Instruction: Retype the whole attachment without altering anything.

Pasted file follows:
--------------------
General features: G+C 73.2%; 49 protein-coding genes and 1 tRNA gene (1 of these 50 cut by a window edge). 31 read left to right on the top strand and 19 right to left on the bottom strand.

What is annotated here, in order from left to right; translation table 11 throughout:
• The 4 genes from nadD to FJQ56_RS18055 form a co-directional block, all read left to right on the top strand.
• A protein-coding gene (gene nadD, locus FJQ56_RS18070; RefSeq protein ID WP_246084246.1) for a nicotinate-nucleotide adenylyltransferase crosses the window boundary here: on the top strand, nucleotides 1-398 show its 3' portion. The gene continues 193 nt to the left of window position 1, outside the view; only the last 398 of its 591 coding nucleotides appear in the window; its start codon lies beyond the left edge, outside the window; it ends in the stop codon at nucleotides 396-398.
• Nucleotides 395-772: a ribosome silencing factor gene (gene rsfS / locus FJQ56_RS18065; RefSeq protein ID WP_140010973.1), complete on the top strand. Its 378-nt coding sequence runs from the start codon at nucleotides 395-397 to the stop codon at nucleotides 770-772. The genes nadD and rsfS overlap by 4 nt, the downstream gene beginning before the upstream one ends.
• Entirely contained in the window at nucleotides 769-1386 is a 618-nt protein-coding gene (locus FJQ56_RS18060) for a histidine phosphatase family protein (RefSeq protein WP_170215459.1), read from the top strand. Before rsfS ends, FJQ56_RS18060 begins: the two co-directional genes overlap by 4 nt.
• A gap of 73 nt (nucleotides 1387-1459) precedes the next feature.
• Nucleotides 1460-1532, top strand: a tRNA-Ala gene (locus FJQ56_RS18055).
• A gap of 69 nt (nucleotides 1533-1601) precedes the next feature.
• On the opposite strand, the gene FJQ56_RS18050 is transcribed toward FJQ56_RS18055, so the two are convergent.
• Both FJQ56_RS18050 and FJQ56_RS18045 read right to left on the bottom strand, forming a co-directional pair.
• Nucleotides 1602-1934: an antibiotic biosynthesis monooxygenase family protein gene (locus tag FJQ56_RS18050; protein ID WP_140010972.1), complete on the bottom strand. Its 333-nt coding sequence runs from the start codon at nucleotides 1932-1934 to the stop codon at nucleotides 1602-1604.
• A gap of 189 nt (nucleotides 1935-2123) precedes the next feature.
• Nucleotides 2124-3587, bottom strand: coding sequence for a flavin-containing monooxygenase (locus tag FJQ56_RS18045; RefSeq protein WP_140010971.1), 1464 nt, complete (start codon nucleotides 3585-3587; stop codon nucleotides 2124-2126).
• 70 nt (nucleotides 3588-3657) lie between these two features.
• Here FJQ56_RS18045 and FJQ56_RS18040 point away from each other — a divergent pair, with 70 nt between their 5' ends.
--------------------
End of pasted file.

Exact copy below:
General features: G+C 73.2%; 49 protein-coding genes and 1 tRNA gene (1 of these 50 cut by a window edge). 31 read left to right on the top strand and 19 right to left on the bottom strand.

What is annotated here, in order from left to right; translation table 11 throughout:
• The 4 genes from nadD to FJQ56_RS18055 form a co-directional block, all read left to right on the top strand.
• A protein-coding gene (gene nadD, locus FJQ56_RS18070; RefSeq protein ID WP_246084246.1) for a nicotinate-nucleotide adenylyltransferase crosses the window boundary here: on the top strand, nucleotides 1-398 show its 3' portion. The gene continues 193 nt to the left of window position 1, outside the view; only the last 398 of its 591 coding nucleotides appear in the window; its start codon lies beyond the left edge, outside the window; it ends in the stop codon at nucleotides 396-398.
• Nucleotides 395-772: a ribosome silencing factor gene (gene rsfS / locus FJQ56_RS18065; RefSeq protein ID WP_140010973.1), complete on the top strand. Its 378-nt coding sequence runs from the start codon at nucleotides 395-397 to the stop codon at nucleotides 770-772. The genes nadD and rsfS overlap by 4 nt, the downstream gene beginning before the upstream one ends.
• Entirely contained in the window at nucleotides 769-1386 is a 618-nt protein-coding gene (locus FJQ56_RS18060) for a histidine phosphatase family protein (RefSeq protein WP_170215459.1), read from the top strand. Before rsfS ends, FJQ56_RS18060 begins: the two co-directional genes overlap by 4 nt.
• A gap of 73 nt (nucleotides 1387-1459) precedes the next feature.
• Nucleotides 1460-1532, top strand: a tRNA-Ala gene (locus FJQ56_RS18055).
• A gap of 69 nt (nucleotides 1533-1601) precedes the next feature.
• On the opposite strand, the gene FJQ56_RS18050 is transcribed toward FJQ56_RS18055, so the two are convergent.
• Both FJQ56_RS18050 and FJQ56_RS18045 read right to left on the bottom strand, forming a co-directional pair.
• Nucleotides 1602-1934: an antibiotic biosynthesis monooxygenase family protein gene (locus tag FJQ56_RS18050; protein ID WP_140010972.1), complete on the bottom strand. Its 333-nt coding sequence runs from the start codon at nucleotides 1932-1934 to the stop codon at nucleotides 1602-1604.
• A gap of 189 nt (nucleotides 1935-2123) precedes the next feature.
• Nucleotides 2124-3587, bottom strand: coding sequence for a flavin-containing monooxygenase (locus tag FJQ56_RS18045; RefSeq protein WP_140010971.1), 1464 nt, complete (start codon nucleotides 3585-3587; stop codon nucleotides 2124-2126).
• 70 nt (nucleotides 3588-3657) lie between these two features.
• Here FJQ56_RS18045 and FJQ56_RS18040 point away from each other — a divergent pair, with 70 nt between their 5' ends.